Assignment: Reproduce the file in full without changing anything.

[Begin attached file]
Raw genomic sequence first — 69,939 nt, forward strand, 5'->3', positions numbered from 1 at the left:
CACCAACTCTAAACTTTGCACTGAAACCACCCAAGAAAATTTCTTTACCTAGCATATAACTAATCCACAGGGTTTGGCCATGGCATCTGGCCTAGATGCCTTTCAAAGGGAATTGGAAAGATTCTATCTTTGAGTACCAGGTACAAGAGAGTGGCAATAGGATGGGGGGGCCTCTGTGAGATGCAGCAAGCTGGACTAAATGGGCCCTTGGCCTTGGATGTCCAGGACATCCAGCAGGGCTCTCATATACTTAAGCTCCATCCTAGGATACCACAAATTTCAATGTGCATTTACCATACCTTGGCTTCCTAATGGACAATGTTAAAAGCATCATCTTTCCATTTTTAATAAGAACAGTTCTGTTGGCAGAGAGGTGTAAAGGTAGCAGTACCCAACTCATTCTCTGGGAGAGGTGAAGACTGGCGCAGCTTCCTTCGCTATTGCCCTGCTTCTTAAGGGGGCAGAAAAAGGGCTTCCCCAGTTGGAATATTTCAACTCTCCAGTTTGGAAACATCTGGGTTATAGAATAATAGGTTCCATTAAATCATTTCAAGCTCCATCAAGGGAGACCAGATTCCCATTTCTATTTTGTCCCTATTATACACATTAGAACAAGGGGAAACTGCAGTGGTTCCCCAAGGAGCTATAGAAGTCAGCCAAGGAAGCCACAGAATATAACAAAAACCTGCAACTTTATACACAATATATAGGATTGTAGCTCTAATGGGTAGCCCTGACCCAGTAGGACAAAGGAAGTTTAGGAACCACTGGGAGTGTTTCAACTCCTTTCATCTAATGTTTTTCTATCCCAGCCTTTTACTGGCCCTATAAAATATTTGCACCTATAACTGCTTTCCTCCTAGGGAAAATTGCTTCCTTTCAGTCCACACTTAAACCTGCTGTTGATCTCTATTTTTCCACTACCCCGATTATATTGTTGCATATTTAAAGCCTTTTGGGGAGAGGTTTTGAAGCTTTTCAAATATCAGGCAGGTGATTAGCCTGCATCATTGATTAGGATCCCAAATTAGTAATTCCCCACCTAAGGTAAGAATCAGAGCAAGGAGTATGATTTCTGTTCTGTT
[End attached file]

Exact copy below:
Raw genomic sequence first — 69,939 nt, forward strand, 5'->3', positions numbered from 1 at the left:
CACCAACTCTAAACTTTGCACTGAAACCACCCAAGAAAATTTCTTTACCTAGCATATAACTAATCCACAGGGTTTGGCCATGGCATCTGGCCTAGATGCCTTTCAAAGGGAATTGGAAAGATTCTATCTTTGAGTACCAGGTACAAGAGAGTGGCAATAGGATGGGGGGGCCTCTGTGAGATGCAGCAAGCTGGACTAAATGGGCCCTTGGCCTTGGATGTCCAGGACATCCAGCAGGGCTCTCATATACTTAAGCTCCATCCTAGGATACCACAAATTTCAATGTGCATTTACCATACCTTGGCTTCCTAATGGACAATGTTAAAAGCATCATCTTTCCATTTTTAATAAGAACAGTTCTGTTGGCAGAGAGGTGTAAAGGTAGCAGTACCCAACTCATTCTCTGGGAGAGGTGAAGACTGGCGCAGCTTCCTTCGCTATTGCCCTGCTTCTTAAGGGGGCAGAAAAAGGGCTTCCCCAGTTGGAATATTTCAACTCTCCAGTTTGGAAACATCTGGGTTATAGAATAATAGGTTCCATTAAATCATTTCAAGCTCCATCAAGGGAGACCAGATTCCCATTTCTATTTTGTCCCTATTATACACATTAGAACAAGGGGAAACTGCAGTGGTTCCCCAAGGAGCTATAGAAGTCAGCCAAGGAAGCCACAGAATATAACAAAAACCTGCAACTTTATACACAATATATAGGATTGTAGCTCTAATGGGTAGCCCTGACCCAGTAGGACAAAGGAAGTTTAGGAACCACTGGGAGTGTTTCAACTCCTTTCATCTAATGTTTTTCTATCCCAGCCTTTTACTGGCCCTATAAAATATTTGCACCTATAACTGCTTTCCTCCTAGGGAAAATTGCTTCCTTTCAGTCCACACTTAAACCTGCTGTTGATCTCTATTTTTCCACTACCCCGATTATATTGTTGCATATTTAAAGCCTTTTGGGGAGAGGTTTTGAAGCTTTTCAAATATCAGGCAGGTGATTAGCCTGCATCATTGATTAGGATCCCAAATTAGTAATTCCCCACCTAAGGTAAGAATCAGAGCAAGGAGTATGATTTCTGTTCTGTT